El Salvador has become the first country to adopt bitcoin as legal tender, a real-world experiment that supporters say will lower commission costs and promote financial inclusion for billions of dollars remitted home from abroad, while critics say has warned of risks, including the volatility of the cryptocurrency.
Lawmakers in the Central American country passed legislation in June to make bitcoin legal tender with the US dollar, with the law taking effect on September 7.
The country’s President Nayib Bukele revealed twitter late monday night El Salvador has just bought another 200 bitcoins, bringing the country’s stake to 400, which is worth about $20.5 million at current prices.
To make adoption easier, El Salvador has launched a bitcoin wallet app called Chivo, which users can register with a Salvadoran national ID number and that comes preloaded with $30 worth of cryptocurrency.
“There is a learning curve in the #Bitcoin process in El Salvador. Every step towards the future is like this, and we won’t achieve everything in a day or a month,” Bukele wrote on twitter. “But we have to break the paradigms of the past.”
Under the new law, businesses would be required to accept bitcoin to settle transactions and Salvadorans would be able to use it to make tax payments.
Salvadoran officials hope the move to adopt bitcoin will save on transfer fees on remittances, or money sent home from abroad. According to the World Bank, remittances to El Salvador totaled around $6 billion in 2019, accounting for about a fifth of the country’s GDP.
The government also hopes that making bitcoin legal tender will promote financial inclusion in El Salvador, where about 70 percent of citizens do not have access to traditional financial services as required by bitcoin law.
Proponents and critics alike are sure to watch the rollout closely and monitor adoption and usage. Public opinion among Salvadorans was divided on the move to make bitcoin legal tender, according to a survey (PDF) by Central American University, with nearly 68 percent of the country’s citizens saying they disagree with its adoption. The survey also revealed that only 4.8 percent of those surveyed correctly identified bitcoin as a cryptocurrency, while two in ten had never heard of it.
Salvadoran taxi driver Daniel Hercules told the BBC he is excited about the adoption of bitcoin, but is also concerned about the volatility of the cryptocurrency.
“I have accepted bitcoin for about two months because I knew it was coming. I just had someone pay me $40 in bitcoin for airport fare but that is rare. Only about 10% Customers prefer to pay with bitcoin,” he told the outlet, adding that he is using bitcoin like a savings account, rather than converting it into US dollars, citing higher conversion costs.
Hercules said that “the one thing that worries me the most” is to lose money if the value of bitcoin drops. A crash earlier this year saw bitcoin fall from a record high of around $65,000 to just under $30,000. As of 7:52 am New York time on September 7, the cryptocurrency was trading at $50,986.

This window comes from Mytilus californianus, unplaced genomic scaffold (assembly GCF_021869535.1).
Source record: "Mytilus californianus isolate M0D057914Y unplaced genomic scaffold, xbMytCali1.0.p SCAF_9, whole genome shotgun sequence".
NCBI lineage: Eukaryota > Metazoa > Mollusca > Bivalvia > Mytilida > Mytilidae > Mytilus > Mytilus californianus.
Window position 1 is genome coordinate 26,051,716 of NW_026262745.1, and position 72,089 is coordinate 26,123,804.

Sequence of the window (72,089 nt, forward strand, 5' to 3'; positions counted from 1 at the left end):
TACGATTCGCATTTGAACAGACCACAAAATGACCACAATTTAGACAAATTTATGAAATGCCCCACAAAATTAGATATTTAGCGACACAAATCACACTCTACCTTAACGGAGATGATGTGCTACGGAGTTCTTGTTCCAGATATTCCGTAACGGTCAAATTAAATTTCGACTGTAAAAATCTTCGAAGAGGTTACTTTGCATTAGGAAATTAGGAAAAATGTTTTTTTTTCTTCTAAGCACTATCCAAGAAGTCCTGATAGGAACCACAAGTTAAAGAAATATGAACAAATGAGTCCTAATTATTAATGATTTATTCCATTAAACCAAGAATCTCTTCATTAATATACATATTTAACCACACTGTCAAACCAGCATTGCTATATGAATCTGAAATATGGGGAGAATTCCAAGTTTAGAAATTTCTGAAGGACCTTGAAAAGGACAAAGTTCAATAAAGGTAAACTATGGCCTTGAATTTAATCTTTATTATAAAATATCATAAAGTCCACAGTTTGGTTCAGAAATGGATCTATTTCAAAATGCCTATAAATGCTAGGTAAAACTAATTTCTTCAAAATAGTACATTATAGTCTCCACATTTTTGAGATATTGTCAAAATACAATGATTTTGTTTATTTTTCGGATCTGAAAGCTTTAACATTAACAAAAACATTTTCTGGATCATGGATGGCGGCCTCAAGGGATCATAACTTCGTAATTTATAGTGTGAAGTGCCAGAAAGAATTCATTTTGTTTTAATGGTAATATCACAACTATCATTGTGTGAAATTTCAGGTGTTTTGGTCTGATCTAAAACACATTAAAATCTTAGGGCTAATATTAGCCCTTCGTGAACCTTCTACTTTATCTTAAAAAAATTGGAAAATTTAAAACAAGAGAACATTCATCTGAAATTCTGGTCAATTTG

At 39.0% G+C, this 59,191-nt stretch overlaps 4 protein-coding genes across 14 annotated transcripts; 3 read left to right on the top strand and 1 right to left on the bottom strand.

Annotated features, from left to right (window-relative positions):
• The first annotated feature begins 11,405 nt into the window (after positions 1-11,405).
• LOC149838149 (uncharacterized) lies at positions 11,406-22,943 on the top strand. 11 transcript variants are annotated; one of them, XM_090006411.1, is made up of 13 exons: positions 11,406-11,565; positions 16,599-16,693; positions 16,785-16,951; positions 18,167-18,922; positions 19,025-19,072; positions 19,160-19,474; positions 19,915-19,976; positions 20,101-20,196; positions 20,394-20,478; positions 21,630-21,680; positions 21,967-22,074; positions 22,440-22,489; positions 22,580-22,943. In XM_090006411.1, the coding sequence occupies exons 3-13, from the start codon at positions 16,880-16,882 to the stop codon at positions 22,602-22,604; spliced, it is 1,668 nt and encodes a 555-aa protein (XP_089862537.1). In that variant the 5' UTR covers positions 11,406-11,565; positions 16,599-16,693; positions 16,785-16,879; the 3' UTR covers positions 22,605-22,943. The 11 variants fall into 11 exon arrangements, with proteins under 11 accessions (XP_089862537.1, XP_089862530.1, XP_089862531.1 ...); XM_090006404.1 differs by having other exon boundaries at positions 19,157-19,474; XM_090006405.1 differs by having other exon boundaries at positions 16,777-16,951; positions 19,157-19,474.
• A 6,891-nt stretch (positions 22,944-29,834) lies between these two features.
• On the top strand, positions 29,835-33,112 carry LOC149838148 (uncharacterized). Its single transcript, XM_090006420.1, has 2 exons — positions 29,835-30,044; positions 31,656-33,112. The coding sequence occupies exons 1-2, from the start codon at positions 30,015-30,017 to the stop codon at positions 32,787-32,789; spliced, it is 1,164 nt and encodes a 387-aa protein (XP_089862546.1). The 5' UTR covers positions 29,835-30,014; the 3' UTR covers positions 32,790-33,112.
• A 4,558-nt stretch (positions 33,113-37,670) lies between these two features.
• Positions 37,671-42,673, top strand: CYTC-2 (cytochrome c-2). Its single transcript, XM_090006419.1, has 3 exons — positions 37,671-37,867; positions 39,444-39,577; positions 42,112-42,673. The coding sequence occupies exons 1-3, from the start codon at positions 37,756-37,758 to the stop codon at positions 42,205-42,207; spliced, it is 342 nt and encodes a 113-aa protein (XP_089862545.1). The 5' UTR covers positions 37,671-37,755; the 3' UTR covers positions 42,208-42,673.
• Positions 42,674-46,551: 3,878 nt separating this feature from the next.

The International Monetary Fund (IMF), which granted an emergency loan to El Salvador last year and is negotiating another round of lending, has expressed reluctance to adopt bitcoin as legal tender in the country. .
“The adoption of bitcoin as legal tender raises a number of macroeconomic, financial and legal issues that require very careful analysis. We are therefore following developments closely and will continue our consultations with authorities, Gerry Rice, director of the IMF’s communications division, said back in June.
Recently, IMF chief Kristalina Georgieva said that bitcoin’s price volatility has made it challenging for authorities to make rational financial decisions.
“How do we know what do we collect in taxes when bitcoin goes up and bitcoin goes down? How do we plan for spending? Remember that in April, bitcoin crossed $65,000 and then its almost Half fell.
In a July 29 blog post announcing the release of two policy papers on digital currencies, the IMF acknowledged that “the opportunities are enormous” for digital currency, including cheaper transactions and the potential to promote financial inclusion.
“A local craftsman can, in an instant, get paid potentially more cheaply from foreign customers. A larger financial group can deal with asset purchases more efficiently. Friends can distribute bills without taking cash. People without bank accounts can safely save and create transaction history to avail micro loans. Money can be programmed to serve only certain purposes, and can be accessed seamlessly from financial and social media applications. Governments can tax and redistribute revenue more efficiently and transparently,” the authors noted.
At the same time, they noted a number of risks, including implications for domestic economic and financial stability, with the most far-reaching implications for the stability of the international monetary system.
“The least stable, which hardly qualifies as money, are cryptocurrencies (such as bitcoin) that are unsupported and subject to market forces,” the authors caution.
This News Originally From – The Epoch Times